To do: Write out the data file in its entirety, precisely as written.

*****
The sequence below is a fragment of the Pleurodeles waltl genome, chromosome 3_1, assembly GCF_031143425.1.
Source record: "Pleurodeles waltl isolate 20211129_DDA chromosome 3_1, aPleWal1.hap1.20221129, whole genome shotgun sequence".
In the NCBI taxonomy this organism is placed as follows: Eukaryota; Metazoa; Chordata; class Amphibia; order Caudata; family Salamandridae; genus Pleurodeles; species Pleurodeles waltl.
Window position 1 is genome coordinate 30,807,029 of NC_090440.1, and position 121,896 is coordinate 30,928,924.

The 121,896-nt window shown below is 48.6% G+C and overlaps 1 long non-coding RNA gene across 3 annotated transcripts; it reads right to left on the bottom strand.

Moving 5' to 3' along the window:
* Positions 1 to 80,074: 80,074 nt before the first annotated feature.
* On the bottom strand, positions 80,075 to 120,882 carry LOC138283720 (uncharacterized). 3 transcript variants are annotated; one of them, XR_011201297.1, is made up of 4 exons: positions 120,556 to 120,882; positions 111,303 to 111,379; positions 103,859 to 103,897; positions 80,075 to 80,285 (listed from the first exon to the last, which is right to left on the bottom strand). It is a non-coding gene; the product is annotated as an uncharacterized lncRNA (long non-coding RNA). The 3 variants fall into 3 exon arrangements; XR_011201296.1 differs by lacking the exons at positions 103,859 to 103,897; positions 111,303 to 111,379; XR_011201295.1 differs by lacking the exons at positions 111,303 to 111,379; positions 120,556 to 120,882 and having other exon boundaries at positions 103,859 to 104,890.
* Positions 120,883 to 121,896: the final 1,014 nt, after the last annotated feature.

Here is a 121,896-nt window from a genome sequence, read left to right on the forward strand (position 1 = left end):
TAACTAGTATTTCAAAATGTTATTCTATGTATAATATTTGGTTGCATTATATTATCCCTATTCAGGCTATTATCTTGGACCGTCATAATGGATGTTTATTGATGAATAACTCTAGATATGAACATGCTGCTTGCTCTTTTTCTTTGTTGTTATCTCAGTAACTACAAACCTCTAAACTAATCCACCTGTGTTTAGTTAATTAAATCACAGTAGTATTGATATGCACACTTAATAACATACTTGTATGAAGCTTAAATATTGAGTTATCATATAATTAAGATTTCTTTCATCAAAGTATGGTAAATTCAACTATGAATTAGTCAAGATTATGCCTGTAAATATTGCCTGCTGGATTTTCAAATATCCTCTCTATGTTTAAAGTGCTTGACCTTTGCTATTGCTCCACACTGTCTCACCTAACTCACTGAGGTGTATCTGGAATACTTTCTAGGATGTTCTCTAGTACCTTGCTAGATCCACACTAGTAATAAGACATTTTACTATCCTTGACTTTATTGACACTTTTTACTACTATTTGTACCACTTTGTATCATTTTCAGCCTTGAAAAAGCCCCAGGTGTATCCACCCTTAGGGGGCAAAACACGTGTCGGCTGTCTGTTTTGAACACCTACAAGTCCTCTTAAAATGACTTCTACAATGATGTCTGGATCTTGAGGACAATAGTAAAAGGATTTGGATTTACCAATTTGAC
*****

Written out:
The sequence below is a fragment of the Pleurodeles waltl genome, chromosome 3_1, assembly GCF_031143425.1.
Source record: "Pleurodeles waltl isolate 20211129_DDA chromosome 3_1, aPleWal1.hap1.20221129, whole genome shotgun sequence".
In the NCBI taxonomy this organism is placed as follows: Eukaryota; Metazoa; Chordata; class Amphibia; order Caudata; family Salamandridae; genus Pleurodeles; species Pleurodeles waltl.
Window position 1 is genome coordinate 30,807,029 of NC_090440.1, and position 121,896 is coordinate 30,928,924.

The 121,896-nt window shown below is 48.6% G+C and overlaps 1 long non-coding RNA gene across 3 annotated transcripts; it reads right to left on the bottom strand.

Moving 5' to 3' along the window:
* Positions 1 to 80,074: 80,074 nt before the first annotated feature.
* On the bottom strand, positions 80,075 to 120,882 carry LOC138283720 (uncharacterized). 3 transcript variants are annotated; one of them, XR_011201297.1, is made up of 4 exons: positions 120,556 to 120,882; positions 111,303 to 111,379; positions 103,859 to 103,897; positions 80,075 to 80,285 (listed from the first exon to the last, which is right to left on the bottom strand). It is a non-coding gene; the product is annotated as an uncharacterized lncRNA (long non-coding RNA). The 3 variants fall into 3 exon arrangements; XR_011201296.1 differs by lacking the exons at positions 103,859 to 103,897; positions 111,303 to 111,379; XR_011201295.1 differs by lacking the exons at positions 111,303 to 111,379; positions 120,556 to 120,882 and having other exon boundaries at positions 103,859 to 104,890.
* Positions 120,883 to 121,896: the final 1,014 nt, after the last annotated feature.

Here is a 121,896-nt window from a genome sequence, read left to right on the forward strand (position 1 = left end):
TAACTAGTATTTCAAAATGTTATTCTATGTATAATATTTGGTTGCATTATATTATCCCTATTCAGGCTATTATCTTGGACCGTCATAATGGATGTTTATTGATGAATAACTCTAGATATGAACATGCTGCTTGCTCTTTTTCTTTGTTGTTATCTCAGTAACTACAAACCTCTAAACTAATCCACCTGTGTTTAGTTAATTAAATCACAGTAGTATTGATATGCACACTTAATAACATACTTGTATGAAGCTTAAATATTGAGTTATCATATAATTAAGATTTCTTTCATCAAAGTATGGTAAATTCAACTATGAATTAGTCAAGATTATGCCTGTAAATATTGCCTGCTGGATTTTCAAATATCCTCTCTATGTTTAAAGTGCTTGACCTTTGCTATTGCTCCACACTGTCTCACCTAACTCACTGAGGTGTATCTGGAATACTTTCTAGGATGTTCTCTAGTACCTTGCTAGATCCACACTAGTAATAAGACATTTTACTATCCTTGACTTTATTGACACTTTTTACTACTATTTGTACCACTTTGTATCATTTTCAGCCTTGAAAAAGCCCCAGGTGTATCCACCCTTAGGGGGCAAAACACGTGTCGGCTGTCTGTTTTGAACACCTACAAGTCCTCTTAAAATGACTTCTACAATGATGTCTGGATCTTGAGGACAATAGTAAAAGGATTTGGATTTACCAATTTGAC